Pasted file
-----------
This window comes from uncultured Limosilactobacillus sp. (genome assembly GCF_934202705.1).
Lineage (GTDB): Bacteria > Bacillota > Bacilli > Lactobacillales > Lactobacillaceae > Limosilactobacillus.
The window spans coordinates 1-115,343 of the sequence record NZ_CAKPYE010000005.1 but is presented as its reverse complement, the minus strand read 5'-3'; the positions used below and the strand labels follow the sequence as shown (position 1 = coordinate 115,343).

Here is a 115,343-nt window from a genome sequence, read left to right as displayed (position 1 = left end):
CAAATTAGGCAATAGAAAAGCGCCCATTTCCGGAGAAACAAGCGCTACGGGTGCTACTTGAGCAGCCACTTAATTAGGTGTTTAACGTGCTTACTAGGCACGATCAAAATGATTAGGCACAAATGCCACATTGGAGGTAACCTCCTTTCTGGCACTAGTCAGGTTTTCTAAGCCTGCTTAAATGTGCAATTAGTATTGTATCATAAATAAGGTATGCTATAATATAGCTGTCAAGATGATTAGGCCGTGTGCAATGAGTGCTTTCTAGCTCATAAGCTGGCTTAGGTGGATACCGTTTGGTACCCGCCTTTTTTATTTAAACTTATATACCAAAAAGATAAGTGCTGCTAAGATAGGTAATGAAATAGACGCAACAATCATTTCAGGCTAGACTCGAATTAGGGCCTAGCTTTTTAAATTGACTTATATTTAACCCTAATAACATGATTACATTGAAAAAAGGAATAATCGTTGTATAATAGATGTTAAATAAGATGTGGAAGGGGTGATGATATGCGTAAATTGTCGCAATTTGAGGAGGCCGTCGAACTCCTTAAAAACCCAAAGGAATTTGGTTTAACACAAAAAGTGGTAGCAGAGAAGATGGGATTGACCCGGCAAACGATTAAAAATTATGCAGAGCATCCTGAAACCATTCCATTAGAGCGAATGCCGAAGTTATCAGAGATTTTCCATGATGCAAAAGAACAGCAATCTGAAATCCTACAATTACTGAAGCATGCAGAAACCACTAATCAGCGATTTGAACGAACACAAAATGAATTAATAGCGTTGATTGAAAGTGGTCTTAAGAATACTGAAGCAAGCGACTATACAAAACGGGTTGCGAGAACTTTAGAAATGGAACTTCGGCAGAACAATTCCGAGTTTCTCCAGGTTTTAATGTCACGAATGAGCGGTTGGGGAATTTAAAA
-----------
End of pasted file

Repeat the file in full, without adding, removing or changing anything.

This window comes from uncultured Limosilactobacillus sp. (genome assembly GCF_934202705.1).
Lineage (GTDB): Bacteria > Bacillota > Bacilli > Lactobacillales > Lactobacillaceae > Limosilactobacillus.
The window spans coordinates 1-115,343 of the sequence record NZ_CAKPYE010000005.1 but is presented as its reverse complement, the minus strand read 5'-3'; the positions used below and the strand labels follow the sequence as shown (position 1 = coordinate 115,343).

Here is a 115,343-nt window from a genome sequence, read left to right as displayed (position 1 = left end):
CAAATTAGGCAATAGAAAAGCGCCCATTTCCGGAGAAACAAGCGCTACGGGTGCTACTTGAGCAGCCACTTAATTAGGTGTTTAACGTGCTTACTAGGCACGATCAAAATGATTAGGCACAAATGCCACATTGGAGGTAACCTCCTTTCTGGCACTAGTCAGGTTTTCTAAGCCTGCTTAAATGTGCAATTAGTATTGTATCATAAATAAGGTATGCTATAATATAGCTGTCAAGATGATTAGGCCGTGTGCAATGAGTGCTTTCTAGCTCATAAGCTGGCTTAGGTGGATACCGTTTGGTACCCGCCTTTTTTATTTAAACTTATATACCAAAAAGATAAGTGCTGCTAAGATAGGTAATGAAATAGACGCAACAATCATTTCAGGCTAGACTCGAATTAGGGCCTAGCTTTTTAAATTGACTTATATTTAACCCTAATAACATGATTACATTGAAAAAAGGAATAATCGTTGTATAATAGATGTTAAATAAGATGTGGAAGGGGTGATGATATGCGTAAATTGTCGCAATTTGAGGAGGCCGTCGAACTCCTTAAAAACCCAAAGGAATTTGGTTTAACACAAAAAGTGGTAGCAGAGAAGATGGGATTGACCCGGCAAACGATTAAAAATTATGCAGAGCATCCTGAAACCATTCCATTAGAGCGAATGCCGAAGTTATCAGAGATTTTCCATGATGCAAAAGAACAGCAATCTGAAATCCTACAATTACTGAAGCATGCAGAAACCACTAATCAGCGATTTGAACGAACACAAAATGAATTAATAGCGTTGATTGAAAGTGGTCTTAAGAATACTGAAGCAAGCGACTATACAAAACGGGTTGCGAGAACTTTAGAAATGGAACTTCGGCAGAACAATTCCGAGTTTCTCCAGGTTTTAATGTCACGAATGAGCGGTTGGGGAATTTAAAA